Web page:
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Latino defendants accuse court of providing bad translators, forcing pricey ESL classes

NEWMARKET, ENGLAND - OCTOBER 08: Auctioneers gavel at Tattersalls yearling sales on October 08, 2013 in Newmarket, England. (Photo by Alan Crowhurst/Getty Images)

NEWMARKET, ENGLAND - OCTOBER 08: Auctioneers gavel at Tattersalls yearling sales on October 08, 2013 in Newmarket, England. (Photo by Alan Crowhurst/Getty Images)  (2013 Getty Images)

A suburban New Orleans court discriminates against Latinos by charging them for inadequate English interpreters and making them attend overpriced, ineffective English classes as a condition of probation, the Southern Poverty Law Center said Wednesday in a letter to the U.S. Justice Department.

The SPLC complaint centers on practices in 1st Parish Court of Jefferson Parish, which handles traffic and misdemeanor cases. The complaint cites the experience of four people with limited English speaking abilities who said interpreters rushed them through proceedings and failed to adequately explain their cases.

In some instances, they did not fully understand what they were pleading guilty to, the complaint says. For instance, Omar Roman-Velasquez said interpreters rushed him through various court proceedings and he wound up pleading guilty to one offense – driving with an expired inspection sticker – that he would like to have disputed.

As a condition of probation, he and others were ordered to attend English class.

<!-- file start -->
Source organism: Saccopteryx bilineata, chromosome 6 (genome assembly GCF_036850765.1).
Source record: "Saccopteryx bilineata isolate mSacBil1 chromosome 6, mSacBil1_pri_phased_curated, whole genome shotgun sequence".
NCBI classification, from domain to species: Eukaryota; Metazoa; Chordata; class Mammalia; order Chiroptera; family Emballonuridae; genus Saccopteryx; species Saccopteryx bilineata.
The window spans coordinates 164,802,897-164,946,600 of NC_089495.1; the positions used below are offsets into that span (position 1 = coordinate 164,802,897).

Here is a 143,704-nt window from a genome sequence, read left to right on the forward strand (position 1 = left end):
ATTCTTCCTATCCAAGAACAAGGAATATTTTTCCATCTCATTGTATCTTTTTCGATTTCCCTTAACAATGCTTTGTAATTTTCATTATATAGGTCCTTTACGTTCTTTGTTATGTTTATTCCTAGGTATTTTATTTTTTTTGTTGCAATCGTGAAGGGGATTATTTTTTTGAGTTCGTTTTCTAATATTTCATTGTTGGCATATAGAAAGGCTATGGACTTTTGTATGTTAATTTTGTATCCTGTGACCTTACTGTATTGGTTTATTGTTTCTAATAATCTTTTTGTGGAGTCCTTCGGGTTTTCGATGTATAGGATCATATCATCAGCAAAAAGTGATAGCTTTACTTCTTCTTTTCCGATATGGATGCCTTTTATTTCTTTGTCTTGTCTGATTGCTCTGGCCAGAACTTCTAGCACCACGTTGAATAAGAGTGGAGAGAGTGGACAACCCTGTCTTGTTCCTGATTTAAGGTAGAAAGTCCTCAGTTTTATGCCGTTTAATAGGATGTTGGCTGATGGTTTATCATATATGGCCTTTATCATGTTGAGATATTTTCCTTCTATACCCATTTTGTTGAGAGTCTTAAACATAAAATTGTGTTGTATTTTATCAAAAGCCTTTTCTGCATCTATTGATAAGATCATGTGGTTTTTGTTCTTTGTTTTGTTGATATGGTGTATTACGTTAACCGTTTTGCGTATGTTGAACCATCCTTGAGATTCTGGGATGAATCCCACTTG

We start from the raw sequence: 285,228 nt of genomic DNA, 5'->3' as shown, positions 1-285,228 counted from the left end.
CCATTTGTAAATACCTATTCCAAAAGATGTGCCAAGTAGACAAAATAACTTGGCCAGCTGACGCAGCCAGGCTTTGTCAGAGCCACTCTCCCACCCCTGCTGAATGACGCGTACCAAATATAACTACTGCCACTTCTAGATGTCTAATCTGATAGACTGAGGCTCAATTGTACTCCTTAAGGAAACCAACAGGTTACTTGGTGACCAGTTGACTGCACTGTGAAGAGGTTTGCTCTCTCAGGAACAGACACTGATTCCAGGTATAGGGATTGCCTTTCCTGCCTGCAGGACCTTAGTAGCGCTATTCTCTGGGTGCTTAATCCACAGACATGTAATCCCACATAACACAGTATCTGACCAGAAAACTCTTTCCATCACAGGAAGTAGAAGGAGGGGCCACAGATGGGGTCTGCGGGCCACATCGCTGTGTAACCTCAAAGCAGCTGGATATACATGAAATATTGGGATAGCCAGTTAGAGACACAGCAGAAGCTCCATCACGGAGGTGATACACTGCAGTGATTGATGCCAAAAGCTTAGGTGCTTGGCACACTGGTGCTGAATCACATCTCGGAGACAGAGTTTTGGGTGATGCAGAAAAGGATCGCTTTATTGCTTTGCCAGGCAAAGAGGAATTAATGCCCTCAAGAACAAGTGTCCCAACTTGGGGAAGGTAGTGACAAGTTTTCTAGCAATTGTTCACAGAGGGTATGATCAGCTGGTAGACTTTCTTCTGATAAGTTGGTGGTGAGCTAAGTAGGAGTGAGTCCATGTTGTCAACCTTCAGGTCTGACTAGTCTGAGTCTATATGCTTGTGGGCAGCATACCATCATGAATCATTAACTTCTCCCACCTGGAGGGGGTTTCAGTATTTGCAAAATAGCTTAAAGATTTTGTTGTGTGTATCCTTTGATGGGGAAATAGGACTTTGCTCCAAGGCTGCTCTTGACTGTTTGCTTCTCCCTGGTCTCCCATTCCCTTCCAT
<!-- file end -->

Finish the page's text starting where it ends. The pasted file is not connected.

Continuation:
The class to which those with limited English abilities are sent, the complaint says, "does not usefully teach English."

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And it's expensive.

"The court's English class costs approximately $300 for ten weeks, while the local Catholic Charities charges approximately $25 for a semester of English classes," the complaint says.

Court administrator Beatrice Parisi declined immediate comment, saying she had not yet seen the complaint.

The complaint also raises questions of conflicts of interest. German Noe George, 33, is another of the four mentioned in the complaint. He pleaded guilty to various traffic charges in the court and, as a condition of probation, enrolled in an English class taught by a woman who also is listed by the court as an interpreter.

The SPLC said that would pose a conflict because the woman could potentially profit from the conviction of defendants she is supposed to help.

Latinos make up about 14 percent of the population in Jefferson Parish, the SPLC said in a news release accompanying the complaint.

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